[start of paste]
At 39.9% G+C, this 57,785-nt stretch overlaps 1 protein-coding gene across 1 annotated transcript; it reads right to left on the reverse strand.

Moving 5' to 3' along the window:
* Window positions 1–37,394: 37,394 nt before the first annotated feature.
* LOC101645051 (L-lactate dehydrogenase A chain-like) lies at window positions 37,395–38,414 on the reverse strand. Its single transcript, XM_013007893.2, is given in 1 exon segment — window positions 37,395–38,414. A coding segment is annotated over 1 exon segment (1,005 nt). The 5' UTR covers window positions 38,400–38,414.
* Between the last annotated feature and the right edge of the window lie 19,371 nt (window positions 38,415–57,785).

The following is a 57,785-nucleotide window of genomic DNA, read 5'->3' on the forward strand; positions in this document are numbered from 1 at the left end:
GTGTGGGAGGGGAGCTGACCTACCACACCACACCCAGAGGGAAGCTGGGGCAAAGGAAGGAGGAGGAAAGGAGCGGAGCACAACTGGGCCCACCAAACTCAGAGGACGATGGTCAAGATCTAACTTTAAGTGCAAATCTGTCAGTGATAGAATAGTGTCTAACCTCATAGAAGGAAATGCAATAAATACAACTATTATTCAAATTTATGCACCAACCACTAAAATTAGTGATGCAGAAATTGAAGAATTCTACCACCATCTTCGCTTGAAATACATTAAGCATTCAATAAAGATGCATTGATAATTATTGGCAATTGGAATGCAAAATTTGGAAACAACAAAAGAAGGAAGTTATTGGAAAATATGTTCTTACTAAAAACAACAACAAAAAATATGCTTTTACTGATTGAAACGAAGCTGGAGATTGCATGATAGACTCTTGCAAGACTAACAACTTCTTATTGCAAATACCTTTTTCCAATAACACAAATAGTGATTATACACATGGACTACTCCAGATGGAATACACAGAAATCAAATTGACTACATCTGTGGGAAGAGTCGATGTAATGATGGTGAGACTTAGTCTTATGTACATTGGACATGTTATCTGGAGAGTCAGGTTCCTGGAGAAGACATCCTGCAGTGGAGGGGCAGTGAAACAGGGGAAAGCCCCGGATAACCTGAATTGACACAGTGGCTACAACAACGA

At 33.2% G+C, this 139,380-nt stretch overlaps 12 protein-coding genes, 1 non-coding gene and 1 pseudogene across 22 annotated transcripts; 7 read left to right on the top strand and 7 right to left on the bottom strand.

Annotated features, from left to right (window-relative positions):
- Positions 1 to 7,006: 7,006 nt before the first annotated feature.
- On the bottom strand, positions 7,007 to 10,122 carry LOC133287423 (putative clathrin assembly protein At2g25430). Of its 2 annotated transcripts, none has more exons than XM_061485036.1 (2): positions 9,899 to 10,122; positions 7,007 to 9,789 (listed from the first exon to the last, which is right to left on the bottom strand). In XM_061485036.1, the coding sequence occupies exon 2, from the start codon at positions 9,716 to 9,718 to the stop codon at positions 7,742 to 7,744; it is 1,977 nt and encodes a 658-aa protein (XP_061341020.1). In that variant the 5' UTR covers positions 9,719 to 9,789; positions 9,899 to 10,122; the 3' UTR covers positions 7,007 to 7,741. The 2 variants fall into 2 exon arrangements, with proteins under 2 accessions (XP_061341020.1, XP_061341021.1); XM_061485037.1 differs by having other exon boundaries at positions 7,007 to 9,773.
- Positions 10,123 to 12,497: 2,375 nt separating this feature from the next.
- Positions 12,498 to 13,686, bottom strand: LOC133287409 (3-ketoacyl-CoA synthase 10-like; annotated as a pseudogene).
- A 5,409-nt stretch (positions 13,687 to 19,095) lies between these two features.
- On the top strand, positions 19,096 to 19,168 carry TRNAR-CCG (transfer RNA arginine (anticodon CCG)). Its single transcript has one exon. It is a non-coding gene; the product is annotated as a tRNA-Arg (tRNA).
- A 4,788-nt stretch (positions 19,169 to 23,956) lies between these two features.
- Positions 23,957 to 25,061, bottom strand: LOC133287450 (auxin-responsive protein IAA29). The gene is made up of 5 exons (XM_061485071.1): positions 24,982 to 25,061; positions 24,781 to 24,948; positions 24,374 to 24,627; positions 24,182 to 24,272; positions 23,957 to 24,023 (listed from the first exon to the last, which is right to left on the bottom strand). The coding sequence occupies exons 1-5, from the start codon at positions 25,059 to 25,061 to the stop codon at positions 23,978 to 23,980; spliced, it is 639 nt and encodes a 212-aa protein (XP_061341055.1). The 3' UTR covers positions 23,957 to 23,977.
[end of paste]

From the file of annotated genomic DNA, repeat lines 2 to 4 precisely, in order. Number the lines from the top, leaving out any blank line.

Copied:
Moving 5' to 3' along the window:
* Window positions 1–37,394: 37,394 nt before the first annotated feature.
* LOC101645051 (L-lactate dehydrogenase A chain-like) lies at window positions 37,395–38,414 on the reverse strand. Its single transcript, XM_013007893.2, is given in 1 exon segment — window positions 37,395–38,414. A coding segment is annotated over 1 exon segment (1,005 nt). The 5' UTR covers window positions 38,400–38,414.